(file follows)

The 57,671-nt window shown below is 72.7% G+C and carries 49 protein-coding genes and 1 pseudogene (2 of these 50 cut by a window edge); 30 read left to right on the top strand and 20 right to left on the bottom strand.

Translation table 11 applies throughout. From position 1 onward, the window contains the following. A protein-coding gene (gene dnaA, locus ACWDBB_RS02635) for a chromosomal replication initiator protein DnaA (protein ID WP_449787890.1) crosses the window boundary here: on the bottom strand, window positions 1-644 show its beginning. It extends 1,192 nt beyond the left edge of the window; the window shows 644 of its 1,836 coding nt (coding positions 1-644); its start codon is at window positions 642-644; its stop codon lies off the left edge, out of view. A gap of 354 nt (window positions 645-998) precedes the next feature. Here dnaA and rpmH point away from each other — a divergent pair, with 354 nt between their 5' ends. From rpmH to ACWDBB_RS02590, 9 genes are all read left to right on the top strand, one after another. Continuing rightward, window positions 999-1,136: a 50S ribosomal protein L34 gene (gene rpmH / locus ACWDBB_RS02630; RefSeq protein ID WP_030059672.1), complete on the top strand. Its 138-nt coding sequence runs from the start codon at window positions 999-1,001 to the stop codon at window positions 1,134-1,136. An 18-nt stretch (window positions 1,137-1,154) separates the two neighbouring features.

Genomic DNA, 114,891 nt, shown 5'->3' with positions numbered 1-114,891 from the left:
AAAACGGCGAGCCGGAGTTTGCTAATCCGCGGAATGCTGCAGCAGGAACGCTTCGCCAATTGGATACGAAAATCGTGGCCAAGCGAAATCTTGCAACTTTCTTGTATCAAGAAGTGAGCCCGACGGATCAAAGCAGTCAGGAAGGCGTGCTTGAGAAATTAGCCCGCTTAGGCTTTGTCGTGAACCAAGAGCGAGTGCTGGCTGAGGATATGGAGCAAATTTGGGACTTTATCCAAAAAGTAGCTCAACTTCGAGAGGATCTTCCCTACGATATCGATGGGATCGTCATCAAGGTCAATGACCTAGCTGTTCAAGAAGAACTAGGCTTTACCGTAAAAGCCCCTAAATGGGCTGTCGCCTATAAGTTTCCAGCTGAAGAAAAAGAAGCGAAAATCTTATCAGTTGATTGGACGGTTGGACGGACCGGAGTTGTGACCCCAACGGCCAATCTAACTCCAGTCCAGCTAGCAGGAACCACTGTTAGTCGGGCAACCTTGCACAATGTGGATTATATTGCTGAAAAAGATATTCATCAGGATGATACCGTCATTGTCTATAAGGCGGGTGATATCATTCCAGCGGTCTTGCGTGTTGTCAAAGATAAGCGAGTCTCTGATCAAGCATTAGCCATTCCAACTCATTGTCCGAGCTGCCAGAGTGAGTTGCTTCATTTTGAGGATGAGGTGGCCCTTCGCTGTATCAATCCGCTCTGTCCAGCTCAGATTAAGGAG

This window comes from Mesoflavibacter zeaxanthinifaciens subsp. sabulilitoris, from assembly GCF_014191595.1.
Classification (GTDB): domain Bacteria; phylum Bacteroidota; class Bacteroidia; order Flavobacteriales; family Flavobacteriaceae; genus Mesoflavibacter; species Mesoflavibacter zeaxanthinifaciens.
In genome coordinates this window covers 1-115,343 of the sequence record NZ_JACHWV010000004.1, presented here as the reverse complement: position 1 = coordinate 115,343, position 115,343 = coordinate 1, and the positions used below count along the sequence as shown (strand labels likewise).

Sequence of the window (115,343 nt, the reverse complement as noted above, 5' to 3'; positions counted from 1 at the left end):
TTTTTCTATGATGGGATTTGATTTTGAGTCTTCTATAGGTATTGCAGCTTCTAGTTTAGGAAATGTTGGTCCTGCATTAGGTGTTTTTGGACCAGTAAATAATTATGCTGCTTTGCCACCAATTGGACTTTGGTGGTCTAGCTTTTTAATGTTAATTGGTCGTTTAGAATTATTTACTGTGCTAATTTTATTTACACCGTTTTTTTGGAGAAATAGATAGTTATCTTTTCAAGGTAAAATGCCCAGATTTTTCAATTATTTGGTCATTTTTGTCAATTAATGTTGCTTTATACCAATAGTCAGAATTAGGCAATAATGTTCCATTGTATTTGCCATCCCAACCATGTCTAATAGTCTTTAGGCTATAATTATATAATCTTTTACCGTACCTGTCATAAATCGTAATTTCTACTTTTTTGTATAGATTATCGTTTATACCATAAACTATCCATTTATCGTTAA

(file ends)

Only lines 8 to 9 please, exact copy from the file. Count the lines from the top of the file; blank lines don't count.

Sequence of the window (115,343 nt, the reverse complement as noted above, 5' to 3'; positions counted from 1 at the left end):
TTTTTCTATGATGGGATTTGATTTTGAGTCTTCTATAGGTATTGCAGCTTCTAGTTTAGGAAATGTTGGTCCTGCATTAGGTGTTTTTGGACCAGTAAATAATTATGCTGCTTTGCCACCAATTGGACTTTGGTGGTCTAGCTTTTTAATGTTAATTGGTCGTTTAGAATTATTTACTGTGCTAATTTTATTTACACCGTTTTTTTGGAGAAATAGATAGTTATCTTTTCAAGGTAAAATGCCCAGATTTTTCAATTATTTGGTCATTTTTGTCAATTAATGTTGCTTTATACCAATAGTCAGAATTAGGCAATAATGTTCCATTGTATTTGCCATCCCAACCATGTCTAATAGTCTTTAGGCTATAATTATATAATCTTTTACCGTACCTGTCATAAATCGTAATTTCTACTTTTTTGTATAGATTATCGTTTATACCATAAACTATCCATTTATCGTTAA